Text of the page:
The Tararua District Council issued a precautionary boil water notice for the Pongaroa water supply due to a chlorine system fault yesterday.

People with severely compromised immune systems, infants, pregnant women and some elderly may be at increased risk. These people should seek advice about drinking water from their healthcare providers.

In December last year the council issued a precautionary boil water notice for Pongaroa.

This followed a notice issued in March 2016 after Pongaroa's urban and rural supply failed an E.coli test. That notice was lifted two weeks later.

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Peter Wimsett, council's manager of district strategy and development, said at the time the problem had been caused after the supply's chlorinator failed, prompting council to begin planning for an upgrade of the water scheme.

In October last year the Tararua District Council agreed to an additional $75,000 for the Pongaroa rural water scheme, to provide additional filtration to better manage the risk of turbid water entering the water treatment plant and also to separate existing private roof water systems from the new treated main water supply.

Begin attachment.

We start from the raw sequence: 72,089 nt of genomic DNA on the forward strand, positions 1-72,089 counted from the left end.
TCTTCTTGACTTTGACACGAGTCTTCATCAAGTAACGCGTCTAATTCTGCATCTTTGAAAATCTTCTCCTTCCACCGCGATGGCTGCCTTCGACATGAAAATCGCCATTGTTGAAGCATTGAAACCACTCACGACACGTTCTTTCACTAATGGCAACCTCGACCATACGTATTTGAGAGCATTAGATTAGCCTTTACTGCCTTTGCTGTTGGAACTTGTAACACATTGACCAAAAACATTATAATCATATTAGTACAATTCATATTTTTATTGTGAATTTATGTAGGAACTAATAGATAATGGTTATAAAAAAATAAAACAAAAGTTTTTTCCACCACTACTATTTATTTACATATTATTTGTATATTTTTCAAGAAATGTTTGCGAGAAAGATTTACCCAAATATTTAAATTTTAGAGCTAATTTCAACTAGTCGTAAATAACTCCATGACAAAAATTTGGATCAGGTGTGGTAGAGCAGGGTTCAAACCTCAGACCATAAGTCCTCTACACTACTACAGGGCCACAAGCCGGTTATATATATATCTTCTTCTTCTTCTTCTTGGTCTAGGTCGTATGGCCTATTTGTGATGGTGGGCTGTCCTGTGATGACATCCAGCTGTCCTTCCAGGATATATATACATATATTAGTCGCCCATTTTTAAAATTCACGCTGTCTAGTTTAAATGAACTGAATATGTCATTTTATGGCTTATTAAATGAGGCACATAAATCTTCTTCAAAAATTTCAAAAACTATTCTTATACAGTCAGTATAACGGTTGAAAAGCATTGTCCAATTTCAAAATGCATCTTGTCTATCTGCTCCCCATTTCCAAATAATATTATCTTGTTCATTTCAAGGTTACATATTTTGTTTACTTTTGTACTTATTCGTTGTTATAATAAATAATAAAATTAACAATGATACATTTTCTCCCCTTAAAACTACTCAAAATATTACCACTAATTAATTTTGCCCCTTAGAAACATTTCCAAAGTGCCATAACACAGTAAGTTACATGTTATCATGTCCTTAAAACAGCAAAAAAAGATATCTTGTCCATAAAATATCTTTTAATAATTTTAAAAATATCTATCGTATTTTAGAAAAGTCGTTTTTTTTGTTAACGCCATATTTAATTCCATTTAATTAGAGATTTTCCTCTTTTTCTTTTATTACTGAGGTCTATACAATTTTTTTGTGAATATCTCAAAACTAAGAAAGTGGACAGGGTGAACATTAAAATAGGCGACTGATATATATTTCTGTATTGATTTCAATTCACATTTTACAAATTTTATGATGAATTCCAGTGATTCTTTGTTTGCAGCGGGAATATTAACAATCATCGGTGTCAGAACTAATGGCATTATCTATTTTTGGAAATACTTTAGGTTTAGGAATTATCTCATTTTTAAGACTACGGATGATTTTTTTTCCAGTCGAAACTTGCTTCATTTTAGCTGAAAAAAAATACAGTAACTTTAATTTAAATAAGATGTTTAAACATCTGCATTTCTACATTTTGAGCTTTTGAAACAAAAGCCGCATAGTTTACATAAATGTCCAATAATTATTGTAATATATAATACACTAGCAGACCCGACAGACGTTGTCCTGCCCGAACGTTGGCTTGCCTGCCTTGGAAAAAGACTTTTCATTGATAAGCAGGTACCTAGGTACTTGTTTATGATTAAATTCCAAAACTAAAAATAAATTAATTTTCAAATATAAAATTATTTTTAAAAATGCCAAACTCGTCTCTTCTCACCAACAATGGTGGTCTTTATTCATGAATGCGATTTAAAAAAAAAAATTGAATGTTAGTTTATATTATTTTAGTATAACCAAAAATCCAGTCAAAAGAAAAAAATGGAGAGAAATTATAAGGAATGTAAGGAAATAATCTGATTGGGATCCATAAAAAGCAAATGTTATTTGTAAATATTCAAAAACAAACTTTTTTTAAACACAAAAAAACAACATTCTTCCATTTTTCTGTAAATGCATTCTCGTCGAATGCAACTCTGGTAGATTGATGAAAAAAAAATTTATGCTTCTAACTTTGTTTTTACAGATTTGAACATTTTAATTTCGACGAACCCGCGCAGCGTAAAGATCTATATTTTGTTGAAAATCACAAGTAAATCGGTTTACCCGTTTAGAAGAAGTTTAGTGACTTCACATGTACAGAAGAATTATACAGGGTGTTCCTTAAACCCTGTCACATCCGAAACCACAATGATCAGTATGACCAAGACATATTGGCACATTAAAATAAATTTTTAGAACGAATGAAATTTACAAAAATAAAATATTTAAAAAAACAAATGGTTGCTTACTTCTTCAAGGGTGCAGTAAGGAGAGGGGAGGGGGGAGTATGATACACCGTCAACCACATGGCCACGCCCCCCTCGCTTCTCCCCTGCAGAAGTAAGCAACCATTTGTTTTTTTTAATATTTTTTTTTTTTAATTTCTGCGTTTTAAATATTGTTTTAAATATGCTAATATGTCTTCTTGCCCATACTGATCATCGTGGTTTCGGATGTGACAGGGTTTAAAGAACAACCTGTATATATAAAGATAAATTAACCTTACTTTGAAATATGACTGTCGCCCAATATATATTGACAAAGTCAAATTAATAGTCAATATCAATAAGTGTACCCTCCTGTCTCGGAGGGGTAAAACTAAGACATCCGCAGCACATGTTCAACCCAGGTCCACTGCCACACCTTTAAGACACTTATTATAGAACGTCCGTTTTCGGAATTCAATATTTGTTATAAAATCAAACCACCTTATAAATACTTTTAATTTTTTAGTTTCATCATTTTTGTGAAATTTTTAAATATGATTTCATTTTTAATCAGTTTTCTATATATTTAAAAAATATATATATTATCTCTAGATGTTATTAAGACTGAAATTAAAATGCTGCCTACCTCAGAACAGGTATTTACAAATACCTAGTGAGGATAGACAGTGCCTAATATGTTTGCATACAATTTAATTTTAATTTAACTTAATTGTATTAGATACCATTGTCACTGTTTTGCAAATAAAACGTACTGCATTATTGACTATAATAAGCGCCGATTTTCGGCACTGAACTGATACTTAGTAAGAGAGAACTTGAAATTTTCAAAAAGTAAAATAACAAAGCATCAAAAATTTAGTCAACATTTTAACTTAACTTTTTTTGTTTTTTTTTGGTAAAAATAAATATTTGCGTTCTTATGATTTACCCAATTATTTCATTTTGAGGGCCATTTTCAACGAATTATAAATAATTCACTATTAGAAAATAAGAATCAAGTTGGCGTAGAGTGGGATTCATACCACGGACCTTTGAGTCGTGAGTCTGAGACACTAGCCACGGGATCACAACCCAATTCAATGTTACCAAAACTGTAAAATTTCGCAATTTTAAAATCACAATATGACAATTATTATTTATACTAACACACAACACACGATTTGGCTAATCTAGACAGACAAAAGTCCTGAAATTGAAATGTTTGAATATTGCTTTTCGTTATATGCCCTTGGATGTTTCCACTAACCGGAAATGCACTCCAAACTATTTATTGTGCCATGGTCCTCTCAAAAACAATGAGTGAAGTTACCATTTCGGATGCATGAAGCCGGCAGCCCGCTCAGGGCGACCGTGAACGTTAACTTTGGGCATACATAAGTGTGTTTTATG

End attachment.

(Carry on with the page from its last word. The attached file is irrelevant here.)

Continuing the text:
The Ministry of Health had approved the Pongaroa town water supply treatment project, which had an original cost estimate of $505,500, with council debt funding providing $112,375, along with a Ministry of Health subsidy of $393,125.

The additional $75,000 was available in the council's Pongaroa depreciation special reserve fund.

Mr Wimsett said the additional funding would provide a more robust filter system, with the additional treatment system providing an exra layer of protection to allow the plant to operate in a wider range of conditions.

"Pongaroa will have a 21st century water system which meets all MoH requirements and is protected for the future," Mr Wimsett told district councillors last year.